Gambling contracts are a particular type that courts commonly refuse to enforce. California's constitution specifically prohibits the legislature from legalizing gambling of the type seen in Nevada casinos. The public policy is explicit.

    When a Nevada casino issues a loan, it is aware that it can't enforce the loan in California. For that matter, it couldn't even be enforced in Nevada until the late 1980's.
  • McDonald's kept coffee extra hot because it was convenient to them. They could pour cups beforehand and not have them get cold while sitting around. No other fast food place had coffee that hot, despite the fact that they presumably have the same customers. So, McDonalds had coffee too hot, had been warned about it many times so in this case it was issued a stiff punative judgement to get them to change their behavior, which they did.

    I don't find McDonalds coffee to be too cold now, others may disagree but I doubt it's 999,999,999 out of a million as you suggest. The coffee tastes like shit, but that's a different story.

    That's not to say I don't agree that frivilous lawsuits or at least the fear of frivilous lawsuits is invconvenient for companies and consumers. After all, if a few people hadn't gone and died from bad Jack In the Box beef, I could still get a decent medium rare burger. C'est la vie.
  • First off, IANAL nor a resident or citizen of the USA.

    OK, we know this woman lives in California. Now, for argument's sake let's say that this offshore casino is located in "Fictitia".

    Where & when did this "loan" take place, and whose laws should govern the transaction(s)?

    Did the loan occur in California, or in Fictitia?

    Did the loan occur when she opened her Visa account, or when she opened her gambling account?

    Was it even one single loan, or was there one loan for every transaction?

    It could have made an interesting test case if they had not settled.

  • How is Visa to know what the card is being used for? All they can possibly know is what merchant is charging the card and for how much (well, that's all they can possibly know while still maintaining some semblance of legality, at any rate). Last I checked, they bear no respobsibility for what you do with the card. As a matter of fact, since this woman used her "loan" for an illegal purpose of which Visa wasn't aware, you might be able to say she committed fraud.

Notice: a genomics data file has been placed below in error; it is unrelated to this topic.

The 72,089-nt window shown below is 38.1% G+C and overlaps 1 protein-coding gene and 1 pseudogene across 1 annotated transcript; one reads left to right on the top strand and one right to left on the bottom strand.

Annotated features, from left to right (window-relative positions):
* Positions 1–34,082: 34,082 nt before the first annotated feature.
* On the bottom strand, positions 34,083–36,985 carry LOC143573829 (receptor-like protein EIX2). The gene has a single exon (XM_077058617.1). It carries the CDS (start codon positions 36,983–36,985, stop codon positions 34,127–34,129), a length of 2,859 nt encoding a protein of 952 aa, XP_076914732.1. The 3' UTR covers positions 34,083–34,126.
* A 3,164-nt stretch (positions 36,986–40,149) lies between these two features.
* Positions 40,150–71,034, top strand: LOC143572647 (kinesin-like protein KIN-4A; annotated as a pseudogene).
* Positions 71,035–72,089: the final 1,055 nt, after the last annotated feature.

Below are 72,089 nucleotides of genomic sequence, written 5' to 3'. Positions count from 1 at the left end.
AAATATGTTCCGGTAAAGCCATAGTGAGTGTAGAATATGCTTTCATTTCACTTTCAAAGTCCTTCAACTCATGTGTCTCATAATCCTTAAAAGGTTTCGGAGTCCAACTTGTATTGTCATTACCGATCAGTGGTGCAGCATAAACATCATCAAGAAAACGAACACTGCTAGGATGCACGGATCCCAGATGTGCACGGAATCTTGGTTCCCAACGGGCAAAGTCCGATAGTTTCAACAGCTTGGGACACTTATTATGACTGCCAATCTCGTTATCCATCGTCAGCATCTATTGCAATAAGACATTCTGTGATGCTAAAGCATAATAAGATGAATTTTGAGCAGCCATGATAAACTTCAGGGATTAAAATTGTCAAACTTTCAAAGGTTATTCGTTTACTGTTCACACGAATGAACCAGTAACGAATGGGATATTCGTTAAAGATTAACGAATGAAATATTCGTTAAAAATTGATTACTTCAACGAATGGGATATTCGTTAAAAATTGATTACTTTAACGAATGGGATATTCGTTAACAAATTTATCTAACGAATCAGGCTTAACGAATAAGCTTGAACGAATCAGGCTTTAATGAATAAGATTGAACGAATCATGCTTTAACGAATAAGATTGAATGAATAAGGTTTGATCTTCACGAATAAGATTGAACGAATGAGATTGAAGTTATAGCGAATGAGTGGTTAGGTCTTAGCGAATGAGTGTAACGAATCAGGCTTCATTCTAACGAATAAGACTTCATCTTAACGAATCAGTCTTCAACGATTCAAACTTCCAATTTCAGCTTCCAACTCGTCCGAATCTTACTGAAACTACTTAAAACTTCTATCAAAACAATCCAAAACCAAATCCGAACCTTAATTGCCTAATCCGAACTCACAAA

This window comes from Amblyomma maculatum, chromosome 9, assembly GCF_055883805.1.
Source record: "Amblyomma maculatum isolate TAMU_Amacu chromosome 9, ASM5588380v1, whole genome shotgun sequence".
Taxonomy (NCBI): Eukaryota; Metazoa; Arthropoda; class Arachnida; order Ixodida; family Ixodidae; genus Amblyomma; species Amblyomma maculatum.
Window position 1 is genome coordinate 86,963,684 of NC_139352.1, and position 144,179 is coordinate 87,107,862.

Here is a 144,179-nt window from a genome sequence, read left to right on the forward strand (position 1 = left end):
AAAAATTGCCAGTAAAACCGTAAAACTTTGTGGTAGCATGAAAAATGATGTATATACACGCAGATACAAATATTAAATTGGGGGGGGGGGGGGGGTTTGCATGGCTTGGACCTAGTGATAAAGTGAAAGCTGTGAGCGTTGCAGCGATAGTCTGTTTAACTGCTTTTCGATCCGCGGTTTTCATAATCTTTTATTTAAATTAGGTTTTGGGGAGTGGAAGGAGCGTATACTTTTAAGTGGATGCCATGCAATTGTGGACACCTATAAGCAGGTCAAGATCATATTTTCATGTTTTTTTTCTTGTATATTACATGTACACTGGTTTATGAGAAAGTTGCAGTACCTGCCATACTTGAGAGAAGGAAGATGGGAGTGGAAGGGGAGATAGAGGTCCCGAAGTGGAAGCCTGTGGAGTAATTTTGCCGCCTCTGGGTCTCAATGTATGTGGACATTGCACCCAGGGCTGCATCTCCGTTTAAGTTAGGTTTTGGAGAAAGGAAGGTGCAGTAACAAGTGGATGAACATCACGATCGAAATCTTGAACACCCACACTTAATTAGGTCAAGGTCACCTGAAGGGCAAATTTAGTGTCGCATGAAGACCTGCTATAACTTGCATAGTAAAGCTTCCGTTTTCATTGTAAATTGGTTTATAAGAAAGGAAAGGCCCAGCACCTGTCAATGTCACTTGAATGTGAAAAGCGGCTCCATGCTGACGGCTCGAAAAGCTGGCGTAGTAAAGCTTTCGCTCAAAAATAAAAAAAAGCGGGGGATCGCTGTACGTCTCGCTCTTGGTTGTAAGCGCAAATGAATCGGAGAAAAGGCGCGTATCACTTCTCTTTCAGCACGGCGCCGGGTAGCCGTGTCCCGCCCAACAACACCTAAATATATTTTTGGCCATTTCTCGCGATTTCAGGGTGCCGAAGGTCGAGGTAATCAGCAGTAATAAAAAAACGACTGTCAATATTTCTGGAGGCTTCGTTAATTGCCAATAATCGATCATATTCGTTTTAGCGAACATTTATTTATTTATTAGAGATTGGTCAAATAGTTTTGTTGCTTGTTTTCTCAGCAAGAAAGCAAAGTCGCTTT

Sure, credit cards are a form of loans. However, Visa did not lend her the money so she could gamble with it. They did not know what was going on, so I don't think they should be held liable for this in the least. This idiotic woman should have to pay every last cent of that gambling debt. She chose to play, after all, and it's no one's fault but her own that she messed up.
  • Suppose she won. Could the 'gambling establishment' refuse to give her the winnings on
    the grounds that she used an illegal loan?

    The way to WIN on gambling $70.000 is by doing at most a few bets. If you place 7000 $10 bets, the chances are pretty slim(*) that you will "win".

    (*) slim as in happens once in the lifetime of the universe if someone tries the experiment every second.

    Here in the netherlands, the odds on some bets are acutally fair. Betting red/black on the roulette table gives you a 50/50 bet. Betting a number gives you 1/37 chance * 36 payback, so you lose
    on every bet. The red/black rules are such that you get exactly 1/2 * 2 return.

    The reason the casino can still make a profit is that people have credit limits. Either in "money in wallet" or on their credit card. That means that you can bet until you're broke. There is a 100% chance that you can "bet till you're broke". If you start with $100 there is a 50/50 chance that you'll end up with $200 before going broke. Many, MANY gamblers will continue "because they are on a winning streak". That means that the stakes for the casino just doubled for the casino ("Yeah right"), but the person still has a good chance of going home broke.

    If you really want to make money against the casino, you should go to the casino with $100 in your pocket and leave (or at least stop betting) when you're $10 ahead. There is about a 90/10 chance that you'll leave the casino with more money than you started out with. But the 10% chance is that you'll have lost $100, and the 90% chance is that you'd have won $10.

  • Visa will chargeback the gambling sites, and they will also 1099 the delinquent woman.

    Visa doesn't want to lose any money if they can't help it, and their ongoing business relationship with the gambling houses allows them to chargeback the full amount. If the gambling houses don't like it, then they don't have to accept VISA, now do they?

    No matter where Visa gets its money from, the woman received $70,000 of income that she spent how she pleased. She owes taxes on it.

    I'm not a lawyer either, but I have consulted for credit card companies, and that's how I know.

  • What's kind odd is that the comment got a score 0:Troll. So someone actually moderated it up (otherwise it would have been score -1: Troll). In theory, MetaModeration is supposed to make up for that, but obviously it's far from foolproof.


  • The Register has a funny story [] on this case.

    Well, I laughed ;)

  • VISA is international, there are god knows how many weird or even contradicting laws, hence its not only ridiculous, its impossible for them to filter transactions.